9 long, dark nights for America: 2016: The Novel

by awindram

Nine long, dark nights to go. 

Trump’s Daily Twitter Highlight: “We are now leading in many polls, and many of these were taken before the criminal investigation announcement on Friday – great in states! Hillary and the Dems loved and praised FBI Director Comey just a few days ago. Original evidence was overwhelming, should not have delayed! Wow, Twitter, Google and Facebook are burying the FBI criminal investigation of Clinton. Very dishonest media!”

Clinton’s Daily Twitter Highlight: “With Donald, it’s always Donald Trump first and everyone else last.

Daily election article of interest: 2016: THE NOVEL

A point I’ve belabored at times in these election blogs is the thought that the 2016 campaign may well be the great American novel.

The novelist Thomas Mallon doesn’t go as far as that, but his essay in The New Yorker of how we could go about novelizing this election is fascinating:

If I were compelled to produce a book of fiction about the 2016 election, Hillary would be my full-throated choice for its principal point-of-view character. I’m with her, because I feel right at home in the dank gymnasium of her mind, where she is forever teaming up and exercising and rearranging the different parts of her personality, benching whichever ones have no usefulness to the present moment, the latest disaster or crisis, and telling all the others to suit up. If Nixon was shredded and poisoned by each of his pre-Presidential defeats, Hillary died a little with each of Bill’s victories, one after another, in Arkansas and beyond, all of them forcing her to stand at a spot on the stage that she knew she should not be occupying. Her life was supposed to take place behind the lectern, not beside it, hoisting the hand of the man who’d just got the votes …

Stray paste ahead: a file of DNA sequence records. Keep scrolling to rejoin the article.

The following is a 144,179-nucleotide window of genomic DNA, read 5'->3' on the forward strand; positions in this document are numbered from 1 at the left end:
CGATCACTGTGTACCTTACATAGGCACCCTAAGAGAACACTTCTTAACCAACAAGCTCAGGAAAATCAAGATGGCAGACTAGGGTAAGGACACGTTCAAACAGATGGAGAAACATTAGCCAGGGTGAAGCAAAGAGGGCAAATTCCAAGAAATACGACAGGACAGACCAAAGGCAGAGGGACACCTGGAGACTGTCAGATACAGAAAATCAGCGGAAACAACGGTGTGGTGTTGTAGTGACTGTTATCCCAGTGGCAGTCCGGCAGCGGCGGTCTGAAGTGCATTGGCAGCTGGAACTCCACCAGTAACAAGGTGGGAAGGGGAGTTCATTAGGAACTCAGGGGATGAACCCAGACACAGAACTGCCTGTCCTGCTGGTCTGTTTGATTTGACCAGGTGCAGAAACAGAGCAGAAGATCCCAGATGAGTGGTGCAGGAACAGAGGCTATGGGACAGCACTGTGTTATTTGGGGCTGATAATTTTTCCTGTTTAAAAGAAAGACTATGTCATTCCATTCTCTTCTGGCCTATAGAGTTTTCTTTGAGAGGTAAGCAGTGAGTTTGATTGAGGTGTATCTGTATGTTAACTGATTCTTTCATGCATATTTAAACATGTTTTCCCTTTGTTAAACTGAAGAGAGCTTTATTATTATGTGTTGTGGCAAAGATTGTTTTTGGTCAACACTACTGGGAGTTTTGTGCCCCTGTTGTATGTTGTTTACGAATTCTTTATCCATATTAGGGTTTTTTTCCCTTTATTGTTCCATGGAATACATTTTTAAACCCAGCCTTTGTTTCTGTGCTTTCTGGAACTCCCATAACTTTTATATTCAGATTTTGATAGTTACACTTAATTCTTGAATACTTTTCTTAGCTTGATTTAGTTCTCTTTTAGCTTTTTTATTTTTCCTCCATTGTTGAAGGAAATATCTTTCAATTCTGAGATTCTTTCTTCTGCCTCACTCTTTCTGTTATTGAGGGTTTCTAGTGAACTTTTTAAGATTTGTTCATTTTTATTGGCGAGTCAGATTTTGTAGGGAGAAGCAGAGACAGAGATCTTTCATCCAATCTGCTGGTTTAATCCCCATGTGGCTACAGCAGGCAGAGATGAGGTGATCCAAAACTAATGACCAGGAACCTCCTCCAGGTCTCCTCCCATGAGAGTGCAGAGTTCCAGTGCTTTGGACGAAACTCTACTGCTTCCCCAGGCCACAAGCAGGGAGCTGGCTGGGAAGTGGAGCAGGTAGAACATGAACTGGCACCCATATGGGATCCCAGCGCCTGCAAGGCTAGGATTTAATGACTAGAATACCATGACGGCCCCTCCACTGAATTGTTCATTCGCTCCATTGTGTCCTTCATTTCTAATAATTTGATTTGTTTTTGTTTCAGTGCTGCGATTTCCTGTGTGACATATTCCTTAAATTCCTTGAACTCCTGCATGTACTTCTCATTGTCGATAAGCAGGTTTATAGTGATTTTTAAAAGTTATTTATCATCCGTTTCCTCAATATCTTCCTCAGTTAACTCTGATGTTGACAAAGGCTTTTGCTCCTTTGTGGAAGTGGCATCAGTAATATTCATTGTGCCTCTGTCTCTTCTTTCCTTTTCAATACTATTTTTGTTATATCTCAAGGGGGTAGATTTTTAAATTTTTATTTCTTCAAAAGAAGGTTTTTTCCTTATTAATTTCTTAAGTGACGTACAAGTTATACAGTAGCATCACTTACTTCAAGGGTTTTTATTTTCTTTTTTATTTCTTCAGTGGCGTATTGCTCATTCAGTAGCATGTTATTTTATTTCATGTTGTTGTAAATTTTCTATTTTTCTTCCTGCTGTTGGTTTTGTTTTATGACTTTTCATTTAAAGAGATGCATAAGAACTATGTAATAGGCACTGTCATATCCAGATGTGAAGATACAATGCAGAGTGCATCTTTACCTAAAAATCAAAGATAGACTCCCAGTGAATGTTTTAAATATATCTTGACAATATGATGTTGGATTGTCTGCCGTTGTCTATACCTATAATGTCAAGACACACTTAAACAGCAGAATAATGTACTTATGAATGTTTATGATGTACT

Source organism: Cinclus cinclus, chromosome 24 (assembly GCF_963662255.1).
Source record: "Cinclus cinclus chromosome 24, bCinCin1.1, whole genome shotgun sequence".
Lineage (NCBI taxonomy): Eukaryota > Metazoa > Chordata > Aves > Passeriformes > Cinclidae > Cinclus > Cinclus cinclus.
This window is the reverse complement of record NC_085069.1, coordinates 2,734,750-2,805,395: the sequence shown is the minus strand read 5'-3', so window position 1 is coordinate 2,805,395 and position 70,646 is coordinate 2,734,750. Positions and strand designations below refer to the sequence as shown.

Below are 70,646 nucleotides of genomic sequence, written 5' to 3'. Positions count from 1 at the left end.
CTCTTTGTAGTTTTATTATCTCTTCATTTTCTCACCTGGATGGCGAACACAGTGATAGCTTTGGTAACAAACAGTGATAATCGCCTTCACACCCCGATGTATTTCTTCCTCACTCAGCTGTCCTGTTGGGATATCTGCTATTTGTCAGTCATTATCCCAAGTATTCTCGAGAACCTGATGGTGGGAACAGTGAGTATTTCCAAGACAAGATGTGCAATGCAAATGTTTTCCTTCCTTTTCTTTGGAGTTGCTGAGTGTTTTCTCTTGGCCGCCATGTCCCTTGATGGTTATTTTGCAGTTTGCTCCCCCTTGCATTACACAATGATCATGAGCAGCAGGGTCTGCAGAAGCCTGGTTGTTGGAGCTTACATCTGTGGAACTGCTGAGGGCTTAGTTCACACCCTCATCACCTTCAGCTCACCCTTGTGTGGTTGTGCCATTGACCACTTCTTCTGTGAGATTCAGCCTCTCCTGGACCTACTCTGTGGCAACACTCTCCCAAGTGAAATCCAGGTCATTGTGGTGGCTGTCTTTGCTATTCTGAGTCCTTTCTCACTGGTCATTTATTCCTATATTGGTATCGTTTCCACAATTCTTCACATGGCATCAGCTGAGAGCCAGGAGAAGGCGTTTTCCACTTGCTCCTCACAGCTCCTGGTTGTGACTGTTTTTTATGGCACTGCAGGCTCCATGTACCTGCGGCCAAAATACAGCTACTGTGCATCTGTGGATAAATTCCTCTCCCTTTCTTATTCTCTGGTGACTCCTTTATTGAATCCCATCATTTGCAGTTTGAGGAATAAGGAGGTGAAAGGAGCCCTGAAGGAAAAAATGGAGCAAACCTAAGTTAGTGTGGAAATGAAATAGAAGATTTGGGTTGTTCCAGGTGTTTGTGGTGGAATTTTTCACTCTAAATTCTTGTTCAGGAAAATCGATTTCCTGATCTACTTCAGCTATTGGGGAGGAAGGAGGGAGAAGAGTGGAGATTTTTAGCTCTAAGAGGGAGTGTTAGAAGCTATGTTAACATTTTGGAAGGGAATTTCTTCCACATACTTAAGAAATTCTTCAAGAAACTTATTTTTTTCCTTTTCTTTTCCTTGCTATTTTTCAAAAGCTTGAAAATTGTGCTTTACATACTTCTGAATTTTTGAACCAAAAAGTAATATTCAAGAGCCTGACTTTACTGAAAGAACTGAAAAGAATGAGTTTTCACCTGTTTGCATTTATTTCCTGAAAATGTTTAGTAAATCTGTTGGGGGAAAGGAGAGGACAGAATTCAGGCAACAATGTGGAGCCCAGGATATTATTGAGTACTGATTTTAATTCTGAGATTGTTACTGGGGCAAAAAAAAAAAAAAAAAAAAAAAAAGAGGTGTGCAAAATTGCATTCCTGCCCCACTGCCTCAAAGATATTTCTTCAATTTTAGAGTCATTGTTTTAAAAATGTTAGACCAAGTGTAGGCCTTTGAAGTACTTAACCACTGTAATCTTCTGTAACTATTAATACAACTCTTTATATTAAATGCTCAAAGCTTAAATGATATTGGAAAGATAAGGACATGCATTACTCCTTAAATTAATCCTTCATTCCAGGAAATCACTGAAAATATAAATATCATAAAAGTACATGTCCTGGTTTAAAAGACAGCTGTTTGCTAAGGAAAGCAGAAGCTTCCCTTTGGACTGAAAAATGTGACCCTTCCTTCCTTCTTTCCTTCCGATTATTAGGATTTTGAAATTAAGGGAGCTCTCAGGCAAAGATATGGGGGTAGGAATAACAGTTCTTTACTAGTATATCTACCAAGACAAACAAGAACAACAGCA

Would I not be obligated to enter the—what should I call it—consciousness of Donald J. Trump? The answer is no, and I can honestly maintain that I’m asserting not a point of personal preference here but a literary imperative. Trump lacks even the two-dimensionality required in a sociopath; the emotional range is as impoverished as the vocabulary. Trump simply advances, like the Andromeda strain, a case of arrested development that is somehow also metastatic. Even “the Donald” sounds more like an analogue than like a person.

Naturally with a piece like this there is a lot to agree and disagree on. While I would agree with Mallon that Trump would not make for a rounded, three-dimensional character, I also think that’s precisely what’s fun about him and his very real strength as an American grotesque.

So Mallon’s statement that Trump’s vocabulary is “impoverished” is one that ignores the rich, comic cadence of Trump. Sure, if you want a novel that aspires to be irreproachable and in the best possible taste, you center it on Clinton. But Trump is the interesting American archetype, and the GOP race with all that cast of characters is where a wonderful flabby mess of a novel could be found – and the great American novels are almost always without fail funny and flabby.

Look at some of the candidates, Catch 22, Lolita, The Adventures of Huckleberry Finn, Moby Dick, they are all funny reads – anyone who would try and tell you Moby Dick isn’t bursting with humor has clearly never read it, and so the problem I have with Mallon’s proposed election novel is where is the humor to be found in Clinton? I fear Mallon would end up with a novel of well-intended dullness.

Trump, however, well there’s a man who clearly could be one of literature’s great comic creations, an American Švejk if you will, or, perhaps even better, a Donald Quixote, who, unlike his antecedent, doesn’t delude just himself about his incredible abilities but also convinces 47% of the electorate to share in those delusions.